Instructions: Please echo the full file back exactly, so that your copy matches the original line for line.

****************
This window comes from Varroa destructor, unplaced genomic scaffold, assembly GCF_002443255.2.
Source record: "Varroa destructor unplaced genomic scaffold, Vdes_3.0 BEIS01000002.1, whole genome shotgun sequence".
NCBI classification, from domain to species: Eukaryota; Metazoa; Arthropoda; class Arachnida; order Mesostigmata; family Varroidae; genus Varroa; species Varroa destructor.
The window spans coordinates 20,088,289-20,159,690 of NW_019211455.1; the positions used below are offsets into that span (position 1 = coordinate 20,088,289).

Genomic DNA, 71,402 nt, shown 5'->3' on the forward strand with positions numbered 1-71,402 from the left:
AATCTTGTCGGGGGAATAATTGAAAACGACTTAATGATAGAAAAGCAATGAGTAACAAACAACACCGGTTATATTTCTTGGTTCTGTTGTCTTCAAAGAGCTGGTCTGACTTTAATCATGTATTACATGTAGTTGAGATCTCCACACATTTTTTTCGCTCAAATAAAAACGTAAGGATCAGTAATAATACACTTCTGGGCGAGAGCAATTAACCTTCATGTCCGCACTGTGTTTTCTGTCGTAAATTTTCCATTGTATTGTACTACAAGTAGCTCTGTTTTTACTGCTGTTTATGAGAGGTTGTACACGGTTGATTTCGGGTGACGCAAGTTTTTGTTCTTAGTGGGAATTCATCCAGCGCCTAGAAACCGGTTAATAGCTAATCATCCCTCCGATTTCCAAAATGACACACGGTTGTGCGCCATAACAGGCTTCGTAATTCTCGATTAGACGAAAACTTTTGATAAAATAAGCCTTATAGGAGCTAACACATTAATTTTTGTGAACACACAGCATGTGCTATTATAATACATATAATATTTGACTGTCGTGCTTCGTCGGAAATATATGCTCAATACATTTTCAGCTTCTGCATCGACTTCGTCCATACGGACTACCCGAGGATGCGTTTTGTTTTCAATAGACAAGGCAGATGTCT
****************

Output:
This window comes from Varroa destructor, unplaced genomic scaffold, assembly GCF_002443255.2.
Source record: "Varroa destructor unplaced genomic scaffold, Vdes_3.0 BEIS01000002.1, whole genome shotgun sequence".
NCBI classification, from domain to species: Eukaryota; Metazoa; Arthropoda; class Arachnida; order Mesostigmata; family Varroidae; genus Varroa; species Varroa destructor.
The window spans coordinates 20,088,289-20,159,690 of NW_019211455.1; the positions used below are offsets into that span (position 1 = coordinate 20,088,289).

Genomic DNA, 71,402 nt, shown 5'->3' on the forward strand with positions numbered 1-71,402 from the left:
AATCTTGTCGGGGGAATAATTGAAAACGACTTAATGATAGAAAAGCAATGAGTAACAAACAACACCGGTTATATTTCTTGGTTCTGTTGTCTTCAAAGAGCTGGTCTGACTTTAATCATGTATTACATGTAGTTGAGATCTCCACACATTTTTTTCGCTCAAATAAAAACGTAAGGATCAGTAATAATACACTTCTGGGCGAGAGCAATTAACCTTCATGTCCGCACTGTGTTTTCTGTCGTAAATTTTCCATTGTATTGTACTACAAGTAGCTCTGTTTTTACTGCTGTTTATGAGAGGTTGTACACGGTTGATTTCGGGTGACGCAAGTTTTTGTTCTTAGTGGGAATTCATCCAGCGCCTAGAAACCGGTTAATAGCTAATCATCCCTCCGATTTCCAAAATGACACACGGTTGTGCGCCATAACAGGCTTCGTAATTCTCGATTAGACGAAAACTTTTGATAAAATAAGCCTTATAGGAGCTAACACATTAATTTTTGTGAACACACAGCATGTGCTATTATAATACATATAATATTTGACTGTCGTGCTTCGTCGGAAATATATGCTCAATACATTTTCAGCTTCTGCATCGACTTCGTCCATACGGACTACCCGAGGATGCGTTTTGTTTTCAATAGACAAGGCAGATGTCT